Experiments with animal models of Parkinson’s suggest that blocking NMDA receptors could compensate for circuit changes that accompany the neurodegeneration associated with the disease. The selectivity of the team's compounds could be especially useful because the NR2D form of the NMDA receptor is highly active in the parts of the brain that are most affected by the degeneration from Parkinson's. Additionally, the compounds' ability to block NMDA receptors selectively could avoid side effects (symptoms that simulate schizophrenia, for example) seen with nonselective drugs like PCP that block NMDA receptors everywhere in the brain.

NeurOp, an Emory start-up company founded in 2002, is developing compounds to mitigate brain damage from stroke.

Another variety of selective NMDA receptor blockers is the focus of NeurOp, a start-up company founded by Traynelis and Dingledine in 2002 along with Duke’s James McNamara. NMDA receptor blockers have been proposed as potential neuroprotective agents because loss of blood flow to the brain (such as that seen in stroke) leads to an “excitotoxic” state involving over-activation of NMDA receptors. In an effort to steer clear of potential side effects of nonselective NMDA receptor blockers, NeurOp is developing compounds that are active only in the acidic environment of injured brain tissue. This spring, the firm was named Start-Up Company of the Year by Emory’s Office of Technology Transfer and announced a two-year research collaboration with Bristol-Myers Squibb. —Quinn Eastman


Reducing effects of stress in cancer and heart disease

  Susan Bauer-Wu (nursing)

Susan Bauer-Wu has had her share of life-changing moments. As a nursing student in New York, she learned that her mother had breast cancer. As she helped her mother cope with the emotional and physical stress of the disease, her studies took on an intense personal focus. Now a Georgia Cancer Coalition Distinguished Cancer Scholar in the nursing school, she is regarded as a national leader in palliative medicine and integrative health.

Bauer-Wu’s studies focus on the effects of meditation and other stress-relieving activities on cancer patients. She currently leads a large randomized clinical trial that looks at whether meditation affects subjective symptoms as well as laboratory findings such as stress hormone levels or length of time required for a patient’s white blood cells to recover after a bone marrow transplant. Funded by NIH, the study involves 241 patients at Emory and Dana-Farber Cancer Institute, where Bauer-Wu previously served as director of the Cantor Center for Research in Nursing and Patient Care Services. In a related study, she is using neuroimaging to see what parts of the brain respond to such interventions.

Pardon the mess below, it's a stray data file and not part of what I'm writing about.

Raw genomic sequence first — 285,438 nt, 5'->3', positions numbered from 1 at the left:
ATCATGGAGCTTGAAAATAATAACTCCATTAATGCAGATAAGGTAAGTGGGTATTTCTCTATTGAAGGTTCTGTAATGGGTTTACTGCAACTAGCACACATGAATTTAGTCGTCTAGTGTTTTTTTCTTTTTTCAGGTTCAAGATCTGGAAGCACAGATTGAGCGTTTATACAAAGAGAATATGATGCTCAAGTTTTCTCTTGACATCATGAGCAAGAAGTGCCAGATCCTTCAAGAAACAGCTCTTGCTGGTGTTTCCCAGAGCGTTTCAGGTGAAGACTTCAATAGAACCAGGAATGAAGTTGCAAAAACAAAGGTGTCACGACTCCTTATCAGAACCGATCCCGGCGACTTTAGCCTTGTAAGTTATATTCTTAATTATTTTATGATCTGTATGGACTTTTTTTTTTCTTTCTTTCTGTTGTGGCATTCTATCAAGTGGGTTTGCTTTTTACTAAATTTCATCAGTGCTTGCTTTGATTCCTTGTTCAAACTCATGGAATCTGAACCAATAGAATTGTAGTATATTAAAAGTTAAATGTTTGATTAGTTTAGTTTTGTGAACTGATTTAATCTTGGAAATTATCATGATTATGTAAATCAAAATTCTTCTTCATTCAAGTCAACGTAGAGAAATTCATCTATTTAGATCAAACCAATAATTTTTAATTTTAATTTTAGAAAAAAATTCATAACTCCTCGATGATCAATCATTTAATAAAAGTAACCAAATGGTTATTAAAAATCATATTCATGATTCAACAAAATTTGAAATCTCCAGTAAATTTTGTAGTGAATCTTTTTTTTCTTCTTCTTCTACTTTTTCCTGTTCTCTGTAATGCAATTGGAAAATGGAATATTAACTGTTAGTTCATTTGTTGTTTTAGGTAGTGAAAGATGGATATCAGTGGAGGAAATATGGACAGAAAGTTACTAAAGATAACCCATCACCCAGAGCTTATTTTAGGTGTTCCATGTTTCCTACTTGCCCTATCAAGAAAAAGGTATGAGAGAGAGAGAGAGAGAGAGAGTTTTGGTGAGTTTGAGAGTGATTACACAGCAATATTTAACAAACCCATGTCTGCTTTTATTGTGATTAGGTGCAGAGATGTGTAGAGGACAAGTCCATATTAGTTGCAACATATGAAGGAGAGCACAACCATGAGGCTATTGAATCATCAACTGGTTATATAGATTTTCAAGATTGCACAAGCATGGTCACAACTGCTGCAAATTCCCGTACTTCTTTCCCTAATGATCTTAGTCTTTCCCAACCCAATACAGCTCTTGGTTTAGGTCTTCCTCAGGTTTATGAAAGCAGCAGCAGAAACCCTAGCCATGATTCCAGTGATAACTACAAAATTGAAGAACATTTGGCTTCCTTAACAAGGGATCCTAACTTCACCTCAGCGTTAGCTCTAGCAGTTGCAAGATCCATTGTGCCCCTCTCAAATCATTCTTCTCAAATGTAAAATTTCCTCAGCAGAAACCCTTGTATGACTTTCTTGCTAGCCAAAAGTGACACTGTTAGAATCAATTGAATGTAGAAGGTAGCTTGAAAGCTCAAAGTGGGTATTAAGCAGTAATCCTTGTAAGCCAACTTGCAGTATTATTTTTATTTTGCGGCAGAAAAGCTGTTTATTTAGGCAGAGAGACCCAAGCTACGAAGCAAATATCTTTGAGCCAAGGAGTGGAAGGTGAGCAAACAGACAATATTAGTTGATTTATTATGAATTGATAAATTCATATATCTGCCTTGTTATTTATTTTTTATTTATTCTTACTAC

Just recently, she received a $3.5 million NIH grant for studies to reduce heart disease risk and improve the health and well-being of family caregivers for patients experiencing dementia or heart failure (read related story).

Bauer-Wu was inducted last fall as a fellow of the American Academy of Nursing (AAN), one of the highest honors in the profession. Read more.Pam Auchmutey


Construction of new research building to begin next spring

Rendering of the front entry from Andrews Circle (see site map below)

The WHSC continues to invest in researchers and research space, as evidenced by a new 200,000-square-foot research building on Haygood Drive, currently in the design development phase. It will be on the site of the old Turman residence hall, demolition of which is scheduled for completion in March 2011, to be followed by excavation and foundation work. Construction is expected to take 22 to 24 months, with completion in March 2013.

The building, with a total cost of $89.9 million, will include four stories of laboratories above grade and one basement level with a vivarium and mechanical plant. A two-level bridge, including research offices and “dry” research space, will span Haygood Drive, connecting the building to the Emory-Children’s Center.

The building is designed to accommodate 65 principal investigators, with about 115,000 gross square feet dedicated to pediatric research. Other research space will focus on cancer, immunology, and drug discovery, among other areas. Core laboratories will include a BSL-3 containment lab, flow cytometry, genomics, and cellular imaging. —Holly Korschun

Site map of the new health sciences research building (HSRB), which will stand on the site of the old Turman residence hall (new Turman facility is on Means Drive).


The process of fear learning

  Kerry Ressler (psychiatry and Yerkes)

Kerry Ressler gleans information about mental distress not only from the patients he sees as a psychiatrist but also in his role as a neuroscientist, studying the phenomenon of fear learning in both humans and animals.